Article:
Seeking new treatments for an incurable cancer
The mortality rate for ovarian cancer has not improved in more than 40 years. Maria Barbolina is working to change that.
“Metastatic ovarian cancer is currently incurable,” says Barbolina, assistant professor of pharmacology at the University of Illinois at Chicago.
“One way to change this situation is to develop new approaches and drugs that either alone or in combination with already existing ones are capable of fighting the disease.”
Barbolina is one of six U.S. scientists to receive a grant from the Ovarian Cancer Research Fund through its Liz Tilberis Scholars Program, named for the former British fashion magazine editor who died of ovarian cancer in 1999.
Barbolina will receive $150,000 annually for three years to fund her continuing research.
Through her research, Barbolina has discovered that fractalkine receptor — a protein found on the cell surface — is expressed in the majority of ovarian cancer cases. The fractalkine receptor could help the cancer spread to other organs throughout the body if it is stimulated by another protein that binds to it.
If the expression of the fractalkine receptor is decreased, it leads to significant slowing of metastatic growth in an animal model, Barbolina said. Therefore, fractalkine could be a potential drug target against ovarian cancer.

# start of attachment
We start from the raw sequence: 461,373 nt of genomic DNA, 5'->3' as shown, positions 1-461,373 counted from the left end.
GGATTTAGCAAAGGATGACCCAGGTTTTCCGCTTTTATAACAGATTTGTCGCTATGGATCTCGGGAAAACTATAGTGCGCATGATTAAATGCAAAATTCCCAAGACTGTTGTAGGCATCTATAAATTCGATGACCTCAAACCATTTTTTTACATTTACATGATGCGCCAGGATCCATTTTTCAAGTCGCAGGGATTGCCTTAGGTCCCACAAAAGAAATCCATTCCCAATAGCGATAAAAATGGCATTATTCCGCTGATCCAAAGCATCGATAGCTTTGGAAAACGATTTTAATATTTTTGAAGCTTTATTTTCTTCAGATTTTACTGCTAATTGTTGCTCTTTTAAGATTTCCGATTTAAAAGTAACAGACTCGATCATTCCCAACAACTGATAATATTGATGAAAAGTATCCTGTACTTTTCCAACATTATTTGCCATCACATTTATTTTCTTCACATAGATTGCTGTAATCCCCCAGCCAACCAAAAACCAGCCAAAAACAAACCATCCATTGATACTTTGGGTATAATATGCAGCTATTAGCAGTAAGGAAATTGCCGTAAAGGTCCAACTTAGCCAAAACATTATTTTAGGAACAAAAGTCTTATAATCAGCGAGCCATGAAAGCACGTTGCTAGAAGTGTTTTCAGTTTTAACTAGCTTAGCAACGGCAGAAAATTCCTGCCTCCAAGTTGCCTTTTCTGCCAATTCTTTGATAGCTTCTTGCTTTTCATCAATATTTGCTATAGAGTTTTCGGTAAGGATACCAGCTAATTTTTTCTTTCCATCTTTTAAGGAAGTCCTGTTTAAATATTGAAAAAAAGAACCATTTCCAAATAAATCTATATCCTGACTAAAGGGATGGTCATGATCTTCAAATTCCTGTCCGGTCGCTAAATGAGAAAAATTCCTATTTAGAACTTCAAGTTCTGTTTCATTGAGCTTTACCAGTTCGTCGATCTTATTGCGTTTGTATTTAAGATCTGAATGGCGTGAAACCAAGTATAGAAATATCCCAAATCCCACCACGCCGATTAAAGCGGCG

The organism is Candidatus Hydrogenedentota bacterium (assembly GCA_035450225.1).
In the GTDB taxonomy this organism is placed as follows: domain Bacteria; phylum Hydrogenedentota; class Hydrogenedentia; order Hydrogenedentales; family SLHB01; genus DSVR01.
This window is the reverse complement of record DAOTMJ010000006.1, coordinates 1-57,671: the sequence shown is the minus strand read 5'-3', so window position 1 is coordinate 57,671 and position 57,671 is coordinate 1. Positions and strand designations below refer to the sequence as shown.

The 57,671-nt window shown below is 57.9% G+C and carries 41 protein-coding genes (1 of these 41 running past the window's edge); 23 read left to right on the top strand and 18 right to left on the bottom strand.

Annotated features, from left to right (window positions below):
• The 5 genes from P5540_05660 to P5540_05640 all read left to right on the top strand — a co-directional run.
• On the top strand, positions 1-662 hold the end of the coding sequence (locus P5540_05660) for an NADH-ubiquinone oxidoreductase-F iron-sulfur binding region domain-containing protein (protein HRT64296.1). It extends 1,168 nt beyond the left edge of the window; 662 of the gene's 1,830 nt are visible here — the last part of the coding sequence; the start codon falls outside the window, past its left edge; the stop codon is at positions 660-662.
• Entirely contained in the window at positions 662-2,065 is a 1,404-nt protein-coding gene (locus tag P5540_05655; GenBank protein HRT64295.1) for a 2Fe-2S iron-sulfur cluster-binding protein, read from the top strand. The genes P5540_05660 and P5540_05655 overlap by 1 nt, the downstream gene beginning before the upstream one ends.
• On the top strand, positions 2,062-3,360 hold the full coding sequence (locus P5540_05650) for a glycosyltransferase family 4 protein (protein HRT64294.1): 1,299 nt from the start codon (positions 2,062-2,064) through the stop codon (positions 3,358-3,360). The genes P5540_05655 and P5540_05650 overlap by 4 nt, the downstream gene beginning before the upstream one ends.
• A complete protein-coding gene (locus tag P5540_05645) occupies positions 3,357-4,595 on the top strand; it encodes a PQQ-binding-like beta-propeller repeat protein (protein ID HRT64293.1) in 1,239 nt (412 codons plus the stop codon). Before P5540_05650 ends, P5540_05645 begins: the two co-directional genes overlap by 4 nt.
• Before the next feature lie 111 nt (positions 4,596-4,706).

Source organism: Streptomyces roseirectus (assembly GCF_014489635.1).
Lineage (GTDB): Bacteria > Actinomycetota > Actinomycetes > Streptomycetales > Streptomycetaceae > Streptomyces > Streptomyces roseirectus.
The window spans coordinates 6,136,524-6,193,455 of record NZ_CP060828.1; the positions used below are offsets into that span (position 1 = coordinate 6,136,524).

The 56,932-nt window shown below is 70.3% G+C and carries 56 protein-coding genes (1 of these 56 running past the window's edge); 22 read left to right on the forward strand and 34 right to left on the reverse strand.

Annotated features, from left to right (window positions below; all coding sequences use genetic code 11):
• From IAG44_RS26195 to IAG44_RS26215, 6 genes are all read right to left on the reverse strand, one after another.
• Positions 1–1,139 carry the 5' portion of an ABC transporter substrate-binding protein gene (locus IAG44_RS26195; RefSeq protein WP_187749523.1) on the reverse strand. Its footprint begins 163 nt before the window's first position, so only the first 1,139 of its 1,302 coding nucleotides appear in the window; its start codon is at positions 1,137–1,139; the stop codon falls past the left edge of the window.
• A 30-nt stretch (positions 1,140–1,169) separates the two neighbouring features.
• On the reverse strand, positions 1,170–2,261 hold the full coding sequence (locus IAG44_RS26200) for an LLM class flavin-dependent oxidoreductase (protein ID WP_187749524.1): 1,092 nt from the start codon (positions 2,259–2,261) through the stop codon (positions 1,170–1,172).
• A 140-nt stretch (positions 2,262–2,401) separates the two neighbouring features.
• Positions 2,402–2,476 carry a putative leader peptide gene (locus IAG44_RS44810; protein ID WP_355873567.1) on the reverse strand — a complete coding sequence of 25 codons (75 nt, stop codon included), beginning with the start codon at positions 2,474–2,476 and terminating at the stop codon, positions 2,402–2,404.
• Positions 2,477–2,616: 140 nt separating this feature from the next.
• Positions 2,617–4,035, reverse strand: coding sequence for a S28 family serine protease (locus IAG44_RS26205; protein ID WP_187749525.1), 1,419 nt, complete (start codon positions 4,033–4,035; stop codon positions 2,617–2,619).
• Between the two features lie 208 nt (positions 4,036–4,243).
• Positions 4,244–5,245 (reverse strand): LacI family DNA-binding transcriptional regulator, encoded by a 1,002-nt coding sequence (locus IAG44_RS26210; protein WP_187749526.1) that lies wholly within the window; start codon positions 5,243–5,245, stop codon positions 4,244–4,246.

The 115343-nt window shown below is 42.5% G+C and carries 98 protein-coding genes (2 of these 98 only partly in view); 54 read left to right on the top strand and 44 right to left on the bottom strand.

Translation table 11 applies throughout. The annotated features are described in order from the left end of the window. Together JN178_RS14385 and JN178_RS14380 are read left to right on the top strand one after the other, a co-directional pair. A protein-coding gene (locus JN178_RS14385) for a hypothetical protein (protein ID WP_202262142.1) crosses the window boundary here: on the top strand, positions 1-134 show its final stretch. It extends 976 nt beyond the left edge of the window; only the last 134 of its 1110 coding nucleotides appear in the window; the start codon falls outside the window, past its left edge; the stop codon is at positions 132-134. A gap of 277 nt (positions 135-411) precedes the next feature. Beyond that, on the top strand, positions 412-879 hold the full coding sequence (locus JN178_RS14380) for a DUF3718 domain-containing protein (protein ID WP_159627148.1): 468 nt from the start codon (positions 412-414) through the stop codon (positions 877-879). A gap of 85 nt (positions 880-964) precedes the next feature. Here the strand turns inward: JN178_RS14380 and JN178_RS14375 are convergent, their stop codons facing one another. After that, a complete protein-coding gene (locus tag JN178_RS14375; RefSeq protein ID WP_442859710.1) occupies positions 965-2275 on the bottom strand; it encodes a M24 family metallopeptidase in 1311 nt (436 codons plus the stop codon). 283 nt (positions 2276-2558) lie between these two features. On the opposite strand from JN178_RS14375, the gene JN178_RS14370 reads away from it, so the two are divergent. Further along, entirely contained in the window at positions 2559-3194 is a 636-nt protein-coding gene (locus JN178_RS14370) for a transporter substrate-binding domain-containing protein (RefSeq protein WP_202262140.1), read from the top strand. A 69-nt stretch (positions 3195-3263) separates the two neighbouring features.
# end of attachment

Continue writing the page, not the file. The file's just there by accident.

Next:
About 22,240 new cases of ovarian cancer will be diagnosed in the U.S. this year, and 15,500 women will die of the disease, according to the American Cancer Society. A woman’s lifetime risk of developing ovarian cancer is 1 in 17. Most cases develop after menopause.
Symptoms of ovarian cancer include bloating, pelvic or abdominal pain, feeling of fullness, or urinary tract complaints.
Few treatments were available in the 1970s. Diagnosis often did not occur until the disease was in its advanced stages, and women typically did not survive longer than six months. Today, almost half of patients are alive five years after diagnosis.
Barbolina is the second UIC researcher to be awarded a Liz Tilberis grant since its inception in 2000. Joanna Burdette, assistant professor of pharmacognosy, was a recipient in 2011.
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